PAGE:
Battlefield V's other "War Stories" bring similar thematic weight that complements not just the franchise's tried-and-true gameplay, but the other stories around them. "Under No Flag," a Guy Ritchie-esque adventure featuring a bank-robbing criminal opting for a tour of duty rather than solitary confinement, has a touch of humor wrapped around its "against all odds" mission. "Tirailleur," featuring colonized African soldiers fighting for France, brings with it a sense of awe in its juxtaposition of the gorgeous blue skies and verdant expanses of the French countryside with the carnage of war. It also provides a stark look at how marginalized soldiers were treated even in the Allied countries. These are stories that are worth exploring, not just because they shine a light on corners of the global conflict pushed to the precipice of history books, but also because the people there deserve to have their stories told.
"There is this generation of Senegalese colonial soldiers that came over to fight in France," Holmes explained. "They were pulled from Nigeria, Senegal, Indochina, basically France had a large empire and pulled colonial soldiers into the conflict. Over 200,000 of them came in and landed in France, but if you look at the pictures of the liberation of Paris, you won't see them in any photographs. They were pulled out of the parades. There are some still left today, and they're actively fighting for their rights to pensions and citizenship in France. Former President Hollande actually gave a lot of them citizenship a few years ago, and we cover some of that in our closing cards for that story. It's great that some of them are being recognized today, but so many of them didn't make it to today to be recognized. There are many more of them that are alive who haven't gotten that recognition too."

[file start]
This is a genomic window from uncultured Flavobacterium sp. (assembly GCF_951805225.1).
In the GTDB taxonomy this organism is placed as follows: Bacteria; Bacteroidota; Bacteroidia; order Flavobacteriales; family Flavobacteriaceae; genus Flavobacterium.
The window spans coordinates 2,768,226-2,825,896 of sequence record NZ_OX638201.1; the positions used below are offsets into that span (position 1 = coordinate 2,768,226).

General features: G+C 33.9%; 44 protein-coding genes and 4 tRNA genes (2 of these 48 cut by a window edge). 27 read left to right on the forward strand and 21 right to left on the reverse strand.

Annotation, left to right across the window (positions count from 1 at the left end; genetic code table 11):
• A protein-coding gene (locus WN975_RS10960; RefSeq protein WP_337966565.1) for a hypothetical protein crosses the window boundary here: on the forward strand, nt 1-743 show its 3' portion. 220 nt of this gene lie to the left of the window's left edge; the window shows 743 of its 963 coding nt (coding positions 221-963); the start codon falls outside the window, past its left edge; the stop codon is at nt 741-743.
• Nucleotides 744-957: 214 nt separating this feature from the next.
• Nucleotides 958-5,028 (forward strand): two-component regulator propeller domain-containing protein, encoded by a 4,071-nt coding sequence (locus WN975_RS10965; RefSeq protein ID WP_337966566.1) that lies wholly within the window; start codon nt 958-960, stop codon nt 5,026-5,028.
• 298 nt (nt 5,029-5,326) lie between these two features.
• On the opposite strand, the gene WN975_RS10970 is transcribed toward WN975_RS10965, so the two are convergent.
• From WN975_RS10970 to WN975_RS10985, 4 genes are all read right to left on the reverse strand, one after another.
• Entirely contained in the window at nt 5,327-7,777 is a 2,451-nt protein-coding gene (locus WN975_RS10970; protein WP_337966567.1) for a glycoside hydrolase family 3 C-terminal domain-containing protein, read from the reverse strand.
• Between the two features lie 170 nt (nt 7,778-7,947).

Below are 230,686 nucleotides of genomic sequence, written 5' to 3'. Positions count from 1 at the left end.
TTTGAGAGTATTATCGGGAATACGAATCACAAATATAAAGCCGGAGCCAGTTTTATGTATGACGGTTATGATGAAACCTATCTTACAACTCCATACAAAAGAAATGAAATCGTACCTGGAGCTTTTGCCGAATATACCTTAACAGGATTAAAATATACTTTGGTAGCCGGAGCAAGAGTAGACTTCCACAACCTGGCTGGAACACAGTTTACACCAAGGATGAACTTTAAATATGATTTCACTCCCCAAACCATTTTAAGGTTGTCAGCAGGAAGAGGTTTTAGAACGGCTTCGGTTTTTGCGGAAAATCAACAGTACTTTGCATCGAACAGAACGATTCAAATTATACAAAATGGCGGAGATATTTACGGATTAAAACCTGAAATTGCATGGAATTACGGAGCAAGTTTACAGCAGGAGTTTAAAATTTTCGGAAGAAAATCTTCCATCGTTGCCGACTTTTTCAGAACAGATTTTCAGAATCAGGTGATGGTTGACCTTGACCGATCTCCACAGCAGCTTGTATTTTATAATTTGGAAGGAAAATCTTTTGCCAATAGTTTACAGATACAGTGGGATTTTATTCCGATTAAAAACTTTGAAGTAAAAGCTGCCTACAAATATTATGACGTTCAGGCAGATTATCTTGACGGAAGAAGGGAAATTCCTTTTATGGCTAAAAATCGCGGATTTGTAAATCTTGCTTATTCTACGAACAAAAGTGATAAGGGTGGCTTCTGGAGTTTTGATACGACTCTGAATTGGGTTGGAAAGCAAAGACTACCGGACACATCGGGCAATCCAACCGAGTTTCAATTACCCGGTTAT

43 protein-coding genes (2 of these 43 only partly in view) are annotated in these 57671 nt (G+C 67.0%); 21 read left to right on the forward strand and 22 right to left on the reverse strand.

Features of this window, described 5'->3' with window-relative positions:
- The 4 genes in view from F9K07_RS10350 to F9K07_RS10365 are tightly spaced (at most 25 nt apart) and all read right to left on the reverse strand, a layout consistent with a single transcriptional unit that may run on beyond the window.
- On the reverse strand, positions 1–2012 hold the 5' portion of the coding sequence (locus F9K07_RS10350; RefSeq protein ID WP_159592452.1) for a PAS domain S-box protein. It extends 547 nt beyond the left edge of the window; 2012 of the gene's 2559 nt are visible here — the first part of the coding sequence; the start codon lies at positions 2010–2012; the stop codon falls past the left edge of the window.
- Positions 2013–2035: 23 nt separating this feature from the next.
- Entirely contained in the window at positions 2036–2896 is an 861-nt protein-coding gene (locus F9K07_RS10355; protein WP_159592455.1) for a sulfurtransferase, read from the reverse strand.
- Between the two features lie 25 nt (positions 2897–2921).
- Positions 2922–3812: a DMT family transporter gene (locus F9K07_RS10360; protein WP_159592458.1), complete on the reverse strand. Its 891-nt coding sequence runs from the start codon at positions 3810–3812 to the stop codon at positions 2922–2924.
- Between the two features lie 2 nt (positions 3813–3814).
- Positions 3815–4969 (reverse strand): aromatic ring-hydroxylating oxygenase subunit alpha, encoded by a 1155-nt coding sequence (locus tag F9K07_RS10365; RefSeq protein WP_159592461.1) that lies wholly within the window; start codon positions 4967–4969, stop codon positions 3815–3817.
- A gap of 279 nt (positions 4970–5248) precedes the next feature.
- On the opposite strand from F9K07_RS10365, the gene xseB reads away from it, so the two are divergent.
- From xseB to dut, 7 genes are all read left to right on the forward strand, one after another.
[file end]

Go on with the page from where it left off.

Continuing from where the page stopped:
While the "War Stories" that launch with Battlefield V all feature stories told from the Allied perspective, the game will get a post-launch chapter that puts a German tank squad at its center. "The Last Tiger" may well turn some players off, as the Nazi perspective isn't one people often wish to explore. DICE is well aware of the complications but looked to other media for inspiration on how to tread the tricky waters. In Das Boot, Holmes saw that stories could be told from the German side while being honest about their part in World War II.
"We didn't want to let these guys off the hook, and we didn't want to glamorize them," Holmes said. "We're certainly not apologizing for them. People fought on that side, and there are potentially valid stories to tell there, as well as ones which could put their foot in it and get it wrong. We tried to be careful in terms of how we presented the army, the people in it, and what sort of mindsets they were in then."
What we were shown of "The Last Tiger" didn't give an indication either way about how it would be presented. Instead, the overall concept seemed to be rooted in ideas like those in Black Hawk Down, where a group of men must survive overwhelmingly impossible odds in one of history's most remarkable war machines. Will the player want them to? That's a question that can only be answered by actually playing the story, and DICE is gambling with the odds stacked against it. Humanizing Nazis isn't something that's typically offered as a feature in a game. Without the proper context of the mission in full, though, it's too early to know whether DICE made the right choices with the upcoming content.